`--E. guchengziensis Hong et al. 1974P92
  Aeromyrma sophiae Emery 1890H02
  Ilemomyrmex caecusP92
  Oxyidris antillanaP92

*Type species of generic name indicated


Archibald, S. B., K. R. Johnson, K. W. Mathewes & D. R. Greenwood. 2011. Intercontinental dispersal of giant thermophilic ants across the Arctic during early Eocene hyperthermals. Proceedings of the Royal Society of London Series B—Biological Sciences 278 (1725): 3679–3686.

[A71] Askew, R. R. 1971. Parasitic Insects. Heinemann Educational Books: London.

[B03] Bingham, C. T. 1903. The Fauna of British India, including Ceylon and Burma. Hymenoptera vol. 2. Ants and Cuckoo-Wasps. Taylor and Francis: London.

[BS06] Brady, S. G., T. R. Schultz, B. L. Fisher & P. S. Ward. 2006. Evaluating alternative hypotheses for the early evolution and diversification of ants. Proceedings of the National Academy of Sciences of the USA 103 (48): 18172–18177.

[B10] Brown, B. V. 2010. Phoridae (hump-backed flies, scuttle flies). In: Brown, B. V., A. Borkent, J. M. Cumming, D. M. Wood, N. E. Woodley & M. A. Zumbado (eds) Manual of Central American Diptera vol. 2 pp. 725–761. NRC Research Press: Ottawa.

Dlussky, G. M. 1999. The first find of the Formicoidea (Hymenoptera) from the lower Cretaceous of the Northern Hemisphere. Paleontologicheskii Zhurnal 1999 (3): 62–66 (translated: Paleontological Journal 33 (3): 274–277).

[E89a] Emery, C. 1889a. Intorno ad alcune formiche della fauna palearctica. Annali del Museo Civico di Storia Naturale di Genova, Serie 2a, 7: 439–443.

[E89b] Emery, C. 1889b. Viaggio di Leonardo Fea in Birmania e regioni vicine. XX.—Formiche di Birmania e del Tenasserim raccolte da Leonardo Fea (1885–87). Annali del Museo Civico di Storia Naturale di Genova, Serie 2a, 7: 485–520.

[E14] Emery, C. 1914. Les fourmis de la Nouvelle-Calédonie & des îles Loyalty. In: Sarasin, F., & J. Roux (eds) Nova Caledonia: Forschungen in Neu-Caledonian und auf den Loyalty-Inseln. A. Zoologie vol. 1 pt 4 pp. 393–436, pl. 12. C. W. Kreidels Verlag: Wiesbaden.

[ES12] Espadaler, X., & S. Santamaria. 2012. Ecto- and endoparasitic fungi on ants from the Holarctic region. Psyche 2012: 168478.

[FT08] Framenau, V. W., & M. L. Thomas. 2008. Ants (Hymenoptera: Formicidae) of Christmas Island (Indian Ocean): identification and distribution. Records of the Western Australian Museum 25 (1): 45–85.

[G20] Goldfuss, G. A. 1820. Handbuch der Naturgeschichte vol. 3. Handbuch der Zoologie pt 1. Johann Leonhard Schrag: Nürnberg.

[GE05] Grimaldi, D., & M. S. Engel. 2005. Evolution of the Insects. Cambridge University Press: New York.

[H82] Helmore, D. W. 1982. Drawings of New Zealand insects. Bulletin of the Entomological Society of New Zealand 8: 1–52.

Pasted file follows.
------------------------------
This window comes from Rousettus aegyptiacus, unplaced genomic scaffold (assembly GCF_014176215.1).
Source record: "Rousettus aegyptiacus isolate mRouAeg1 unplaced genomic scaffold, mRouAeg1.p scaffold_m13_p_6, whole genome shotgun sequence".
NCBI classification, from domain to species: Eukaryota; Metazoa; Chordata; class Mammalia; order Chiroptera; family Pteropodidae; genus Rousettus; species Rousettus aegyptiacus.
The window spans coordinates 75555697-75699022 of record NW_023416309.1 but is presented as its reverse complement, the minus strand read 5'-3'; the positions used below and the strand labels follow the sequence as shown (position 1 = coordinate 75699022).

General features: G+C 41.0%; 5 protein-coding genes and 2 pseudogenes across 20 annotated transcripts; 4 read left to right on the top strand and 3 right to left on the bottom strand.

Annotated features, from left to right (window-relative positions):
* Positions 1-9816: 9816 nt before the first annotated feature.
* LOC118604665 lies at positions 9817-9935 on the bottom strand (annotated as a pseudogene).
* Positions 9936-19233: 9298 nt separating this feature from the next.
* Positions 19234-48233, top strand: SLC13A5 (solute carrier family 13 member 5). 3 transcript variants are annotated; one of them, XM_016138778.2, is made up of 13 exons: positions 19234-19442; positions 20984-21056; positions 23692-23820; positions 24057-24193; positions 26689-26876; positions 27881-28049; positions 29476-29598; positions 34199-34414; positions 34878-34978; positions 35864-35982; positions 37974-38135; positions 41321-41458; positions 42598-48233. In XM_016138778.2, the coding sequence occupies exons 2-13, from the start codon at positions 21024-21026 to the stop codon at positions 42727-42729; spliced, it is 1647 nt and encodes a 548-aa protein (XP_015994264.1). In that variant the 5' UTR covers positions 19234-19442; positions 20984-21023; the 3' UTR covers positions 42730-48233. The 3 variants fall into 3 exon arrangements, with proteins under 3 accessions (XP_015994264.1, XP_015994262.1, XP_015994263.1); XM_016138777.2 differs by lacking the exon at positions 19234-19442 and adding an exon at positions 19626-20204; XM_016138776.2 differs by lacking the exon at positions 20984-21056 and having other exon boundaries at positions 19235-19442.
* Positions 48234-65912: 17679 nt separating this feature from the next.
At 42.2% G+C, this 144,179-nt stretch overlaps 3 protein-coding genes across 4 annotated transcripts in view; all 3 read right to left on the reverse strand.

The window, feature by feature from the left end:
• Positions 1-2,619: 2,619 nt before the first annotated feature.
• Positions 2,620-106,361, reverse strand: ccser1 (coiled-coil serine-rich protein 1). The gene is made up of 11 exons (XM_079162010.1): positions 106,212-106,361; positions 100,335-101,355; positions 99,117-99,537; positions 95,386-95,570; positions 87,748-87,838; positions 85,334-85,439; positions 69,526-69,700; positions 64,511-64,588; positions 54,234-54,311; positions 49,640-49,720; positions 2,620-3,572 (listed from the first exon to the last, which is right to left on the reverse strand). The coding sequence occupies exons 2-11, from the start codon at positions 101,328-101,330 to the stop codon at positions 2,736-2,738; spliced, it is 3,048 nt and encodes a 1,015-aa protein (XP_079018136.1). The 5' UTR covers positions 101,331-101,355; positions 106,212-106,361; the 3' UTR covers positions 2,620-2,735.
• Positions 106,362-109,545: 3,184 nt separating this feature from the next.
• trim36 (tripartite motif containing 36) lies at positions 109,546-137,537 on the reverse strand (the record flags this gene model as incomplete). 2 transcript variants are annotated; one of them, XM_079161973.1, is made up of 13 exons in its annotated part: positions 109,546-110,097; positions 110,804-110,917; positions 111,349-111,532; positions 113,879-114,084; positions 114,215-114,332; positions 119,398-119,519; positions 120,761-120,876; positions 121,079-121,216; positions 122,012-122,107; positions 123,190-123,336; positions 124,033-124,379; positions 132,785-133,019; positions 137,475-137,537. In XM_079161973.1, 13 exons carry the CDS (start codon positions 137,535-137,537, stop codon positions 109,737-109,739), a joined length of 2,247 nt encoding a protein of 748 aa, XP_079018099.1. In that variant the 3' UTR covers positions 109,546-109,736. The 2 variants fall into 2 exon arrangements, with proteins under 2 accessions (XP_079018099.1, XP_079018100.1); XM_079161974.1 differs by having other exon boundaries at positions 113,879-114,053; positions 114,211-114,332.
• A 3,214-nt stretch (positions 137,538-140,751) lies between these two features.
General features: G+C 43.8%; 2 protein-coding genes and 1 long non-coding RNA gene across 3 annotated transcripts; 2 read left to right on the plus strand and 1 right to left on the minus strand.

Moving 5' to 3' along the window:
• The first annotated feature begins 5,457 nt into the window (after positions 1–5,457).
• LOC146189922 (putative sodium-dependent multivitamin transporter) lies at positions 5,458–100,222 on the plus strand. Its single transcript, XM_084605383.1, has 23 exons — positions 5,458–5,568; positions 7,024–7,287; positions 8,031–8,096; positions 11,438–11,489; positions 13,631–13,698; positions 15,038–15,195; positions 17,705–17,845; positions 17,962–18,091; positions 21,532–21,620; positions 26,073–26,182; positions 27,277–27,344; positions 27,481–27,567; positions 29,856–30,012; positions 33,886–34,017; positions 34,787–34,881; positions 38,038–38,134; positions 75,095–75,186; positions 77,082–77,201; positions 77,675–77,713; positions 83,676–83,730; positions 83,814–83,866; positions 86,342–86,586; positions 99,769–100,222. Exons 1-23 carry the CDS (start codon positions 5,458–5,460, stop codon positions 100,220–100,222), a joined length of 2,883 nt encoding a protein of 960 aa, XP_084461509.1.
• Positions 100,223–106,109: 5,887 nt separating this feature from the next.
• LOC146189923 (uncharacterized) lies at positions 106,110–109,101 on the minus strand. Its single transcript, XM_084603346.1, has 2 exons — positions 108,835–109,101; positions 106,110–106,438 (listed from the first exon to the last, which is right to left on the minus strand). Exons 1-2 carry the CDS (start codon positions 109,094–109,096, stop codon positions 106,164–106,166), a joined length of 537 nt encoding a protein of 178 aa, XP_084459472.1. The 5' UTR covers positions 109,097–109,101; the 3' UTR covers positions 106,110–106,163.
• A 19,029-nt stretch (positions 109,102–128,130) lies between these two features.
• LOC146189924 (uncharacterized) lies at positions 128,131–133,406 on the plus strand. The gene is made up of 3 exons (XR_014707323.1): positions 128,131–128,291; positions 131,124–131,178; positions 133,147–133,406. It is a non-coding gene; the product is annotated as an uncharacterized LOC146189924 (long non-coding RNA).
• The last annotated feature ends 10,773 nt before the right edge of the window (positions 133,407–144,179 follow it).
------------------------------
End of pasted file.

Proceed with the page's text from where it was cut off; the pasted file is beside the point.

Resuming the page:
[H02] Hong Y. 2002. Amber Insect of China. Beijing Scientific and Technological Publishing House.

[I92] Iwahashi, J. (ed.) 1992. Reddo Deeta Animaruzu: a pictorial of Japanese fauna facing extinction. JICC: Tokyo.

[P92] Poinar, G. O., Jr. 1992. Life in Amber. Stanford University Press: Stanford.

[RBV08] Rabeling, C., J. M. Brown & M. Verhaagh. 2008. Newly discovered sister lineage sheds light on early ant evolution. Proceedings of the National Academy of Sciences of the USA 105 (39): 14913–14917.

[RC79] Ross, L. J., & E. A. Cross. 1979. A revision of the genus Acinogaster (Acari: Pygmephoridae). International Journal of Acarology 5 (3): 231–250.

[RJ93] Ross, A. J., & E. A. Jarzembowski. 1993. Arthropoda (Hexapoda; Insecta). In: Benton, M. J. (ed.) The Fossil Record 2 pp. 363–426. Chapman & Hall: London.

[S12] Schaal, S. 2012. Messel Pit fossil site—the legacy of the environment and life of the Eocene. In: Talent, J. A. (ed.) Earth and Life: Global biodiversity, extinction intervals and biogeographic perturbations through time pp. 225–236. Springer.

[TB85] Taylor, R. W., & D. R. Brown. 1985. Formicoidea. In: Walton, D. W. (ed.) Zoological Catalogue of Australia vol. 2. Hymenoptera: Formicoidea, Vespoidea and Sphecoidea pp. 1–149. Australian Government Publishing Service: Canberra.

[V10] Vršanský, P. 2010. Cockroach as the earliest eusocial animal. Acta Geologica Sinica (English Edition) 84 (4): 793–808.

[WB03] Ward, P. S., & S. G. Brady. 2003. Phylogeny and biogeography of the ant subfamily Myrmeciinae (Hymenoptera: Formicidae). Invertebrate Systematics 17: 361–386.

[WW90] Wheeler, G. C., & J. Wheeler. 1990. Insecta: Hymenoptera Formicidae. In: Dindal, D. L. (ed.) Soil Biology Guide pp. 1277–1294. John Wiley & Sones: New York.

Wilson, E. O. 1987. The earliest known ants: an analysis of the Cretaceous species and an inference concerning their social organization. Paleobiology 13 (1): 44–53.

[Z01] Zhou, S. 2001. Ants of Guangxi. Guangxi Normal University Press: Guilin (China).